AOH :: ISN-1532.HTM

Re: Glitch forces fix to cockpit doors




Re: Glitch forces fix to cockpit doors
Re: Glitch forces fix to cockpit doors



Forwarded from: matthew patton  

> The design demands were extraordinarily tricky. The doors had to be
> strong enough to withstand bullets, yet engineered to burst open to
> avoid a catastrophic twisting of the airframe in the event of a
> sudden loss of cabin pressure.

I'll show my ignorance of aircraft construction and ponder why a fixed
door is somehow going to contribute to airframe twist. How is the
cockpit door any different than a bulkhead? Albeit a leaky one? With
all the walls in the cockpit vicinity (food galley, bathroom) that
section of the plane should be quite heavily reinforced and
structurally sound in the first place. Or is the concern that the door
and/or door frame warpage arising from the pressure differential will
prevent them from opening the door and thus seal the pilots into the
cockpit? This is a problem, why? Couldn't they design the door with a
couple of pressure-cooker or air-compressor style over-pressure relief
plugs that blow out?

> In both cases, the cockpit door is secured by aluminum rods that
> slide into the lock or unlock positions when activated by an
> electronic signal. Rapid decompression would also unlock the door.

Says me the amateur terrorist, I have one of my buddies get one of
them car escape hammers and bust out a window in the back of the plane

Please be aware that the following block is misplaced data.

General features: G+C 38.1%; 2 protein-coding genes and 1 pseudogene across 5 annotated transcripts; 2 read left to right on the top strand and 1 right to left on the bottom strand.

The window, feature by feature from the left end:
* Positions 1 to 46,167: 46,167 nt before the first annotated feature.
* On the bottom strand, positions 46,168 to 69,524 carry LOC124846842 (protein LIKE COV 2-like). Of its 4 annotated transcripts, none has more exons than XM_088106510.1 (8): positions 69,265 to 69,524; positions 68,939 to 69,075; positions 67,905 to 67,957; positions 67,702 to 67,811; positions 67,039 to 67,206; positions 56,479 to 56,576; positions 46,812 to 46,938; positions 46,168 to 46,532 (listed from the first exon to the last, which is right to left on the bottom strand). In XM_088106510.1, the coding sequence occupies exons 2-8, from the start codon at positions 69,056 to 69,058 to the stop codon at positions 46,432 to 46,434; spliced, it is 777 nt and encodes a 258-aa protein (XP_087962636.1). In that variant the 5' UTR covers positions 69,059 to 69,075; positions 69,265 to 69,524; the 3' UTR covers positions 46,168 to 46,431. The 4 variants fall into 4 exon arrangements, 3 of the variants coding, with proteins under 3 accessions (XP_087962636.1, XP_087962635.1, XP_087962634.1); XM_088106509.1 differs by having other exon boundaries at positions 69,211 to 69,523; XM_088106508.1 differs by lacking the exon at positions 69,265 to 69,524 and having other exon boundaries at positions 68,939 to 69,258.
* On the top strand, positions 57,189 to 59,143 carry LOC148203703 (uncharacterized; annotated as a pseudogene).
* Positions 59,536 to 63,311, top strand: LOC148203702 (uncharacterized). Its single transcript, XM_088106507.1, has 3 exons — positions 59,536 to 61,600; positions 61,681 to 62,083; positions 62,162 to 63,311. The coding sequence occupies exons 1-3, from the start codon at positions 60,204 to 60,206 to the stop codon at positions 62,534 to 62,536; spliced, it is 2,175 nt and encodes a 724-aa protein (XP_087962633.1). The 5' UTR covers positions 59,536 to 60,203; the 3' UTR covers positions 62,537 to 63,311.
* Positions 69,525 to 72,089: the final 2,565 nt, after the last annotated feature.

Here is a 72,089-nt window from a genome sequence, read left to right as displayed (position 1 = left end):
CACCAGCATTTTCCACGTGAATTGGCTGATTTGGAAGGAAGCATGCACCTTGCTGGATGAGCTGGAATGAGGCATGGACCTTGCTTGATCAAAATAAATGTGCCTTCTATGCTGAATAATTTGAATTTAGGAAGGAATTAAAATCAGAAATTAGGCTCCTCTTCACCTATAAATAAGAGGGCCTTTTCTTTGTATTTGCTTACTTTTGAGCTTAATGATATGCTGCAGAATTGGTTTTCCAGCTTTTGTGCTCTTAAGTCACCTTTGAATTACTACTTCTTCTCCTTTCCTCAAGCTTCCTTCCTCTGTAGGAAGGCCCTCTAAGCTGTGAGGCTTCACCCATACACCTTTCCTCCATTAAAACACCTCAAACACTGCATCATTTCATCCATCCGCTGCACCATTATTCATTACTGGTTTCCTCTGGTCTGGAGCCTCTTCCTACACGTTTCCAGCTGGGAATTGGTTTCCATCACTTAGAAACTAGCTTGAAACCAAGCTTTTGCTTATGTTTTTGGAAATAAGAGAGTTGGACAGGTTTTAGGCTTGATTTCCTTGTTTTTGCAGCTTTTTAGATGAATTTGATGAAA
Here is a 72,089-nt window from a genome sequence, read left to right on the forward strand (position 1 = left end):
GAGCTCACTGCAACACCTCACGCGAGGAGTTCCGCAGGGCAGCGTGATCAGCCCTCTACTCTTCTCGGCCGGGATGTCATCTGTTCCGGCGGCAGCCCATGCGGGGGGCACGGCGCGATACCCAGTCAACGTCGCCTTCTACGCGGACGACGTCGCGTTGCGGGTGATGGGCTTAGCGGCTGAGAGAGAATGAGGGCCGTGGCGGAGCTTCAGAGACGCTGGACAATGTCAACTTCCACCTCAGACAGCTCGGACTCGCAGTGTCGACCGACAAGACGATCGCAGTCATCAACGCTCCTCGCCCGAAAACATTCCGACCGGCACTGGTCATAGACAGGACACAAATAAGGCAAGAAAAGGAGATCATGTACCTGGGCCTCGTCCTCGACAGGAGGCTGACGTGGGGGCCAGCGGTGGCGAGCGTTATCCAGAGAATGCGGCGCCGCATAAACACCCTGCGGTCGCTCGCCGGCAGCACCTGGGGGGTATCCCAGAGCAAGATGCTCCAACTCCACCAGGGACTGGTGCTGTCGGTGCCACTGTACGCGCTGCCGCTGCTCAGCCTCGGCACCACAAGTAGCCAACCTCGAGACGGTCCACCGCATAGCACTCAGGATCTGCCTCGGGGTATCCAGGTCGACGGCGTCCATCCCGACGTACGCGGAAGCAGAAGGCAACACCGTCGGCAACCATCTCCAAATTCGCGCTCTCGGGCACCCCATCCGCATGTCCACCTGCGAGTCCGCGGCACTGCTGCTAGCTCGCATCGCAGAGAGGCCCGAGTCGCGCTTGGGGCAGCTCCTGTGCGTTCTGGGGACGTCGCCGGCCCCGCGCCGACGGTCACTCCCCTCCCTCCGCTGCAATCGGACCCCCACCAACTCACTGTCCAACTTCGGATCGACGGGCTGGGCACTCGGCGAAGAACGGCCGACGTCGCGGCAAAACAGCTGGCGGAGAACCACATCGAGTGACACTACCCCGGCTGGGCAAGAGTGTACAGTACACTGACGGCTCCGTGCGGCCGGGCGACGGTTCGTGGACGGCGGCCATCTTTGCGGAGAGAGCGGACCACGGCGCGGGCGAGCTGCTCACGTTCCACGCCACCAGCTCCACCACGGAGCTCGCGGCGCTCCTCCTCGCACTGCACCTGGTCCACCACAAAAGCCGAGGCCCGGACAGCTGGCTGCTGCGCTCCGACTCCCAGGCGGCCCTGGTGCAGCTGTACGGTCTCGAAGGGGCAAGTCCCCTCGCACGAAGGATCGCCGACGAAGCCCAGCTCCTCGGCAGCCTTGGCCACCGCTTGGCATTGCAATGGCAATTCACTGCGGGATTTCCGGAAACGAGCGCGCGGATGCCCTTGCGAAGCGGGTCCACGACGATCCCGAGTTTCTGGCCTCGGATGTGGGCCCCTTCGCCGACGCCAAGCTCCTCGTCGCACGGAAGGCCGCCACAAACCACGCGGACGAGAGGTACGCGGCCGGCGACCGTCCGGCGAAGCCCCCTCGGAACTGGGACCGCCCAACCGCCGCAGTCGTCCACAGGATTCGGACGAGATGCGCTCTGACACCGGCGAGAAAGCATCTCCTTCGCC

and when the pilot declares an emergency and makes for 10,000 ft avail
myself of the now unlocked (and/or open) cockpit door. If I'm on a
suicide mission (what terrorist isn't) I probably don't much care if I
succeed at getting into the cockpit and taking control. 2 shots or a
flick of my wrist and my work is done.
 
> "I'd have to have equipment. I'd have to get it through security.
> I'd have to know the right channel," the chief engineer said.

How about I just get a job as a maint guy - you know for like Boeing
or whoever they subcontract out the door installation/testing/maint
to. Or bribe somebody who has access to the information.

> "I'd need to know quite a lot about where parts are installed on the
> airplane. I'd need to do a lot of things I couldn't actually do" on
> a commercial flight.

well duh. I'm not going to try to create an exploit while being
watched by a hundred passengers.

> Originally, airlines paid $29,000 for each of the Airbus wide-body
> door kits and between $40,000 and $100,000 for the Boeing wide-body
> kits, depending on the plane's model and configuration.

wouldn't it be cheaper to have a guy with a welding torch on standby
at both ends to just weld and unweld a plate of 1/2" steel? Or put the
pilot entrance hatch in the cargo hold and forget about having cockpit
doors at all? Pilots in the military get in and out thru a hatch in
the bottom...

> Both Boeing and Airbus used the same supplier, Adams Rite Aerospace
> of Fullerton, Calif., for their in-house door control.

So who's up for a smash and grab? All one would need is 1 unit,
defective or otherwise to reverse engineer at one's leisure. I wonder
if it uses a rolling code like a garage opener...

> Boeing already had provided a manual bolt lock as a backup. A pilot
> could use it in case of a perceived threat.

I'm flat-out amazed the PRIMARY let alone only means of activation
isn't manual. 3 or 4 hardened steel slides, like you see on bathroom
stalls (albeit beefier) should about do it.
 
> Airbus does not install a mechanical backup lock as standard.

NUTS!



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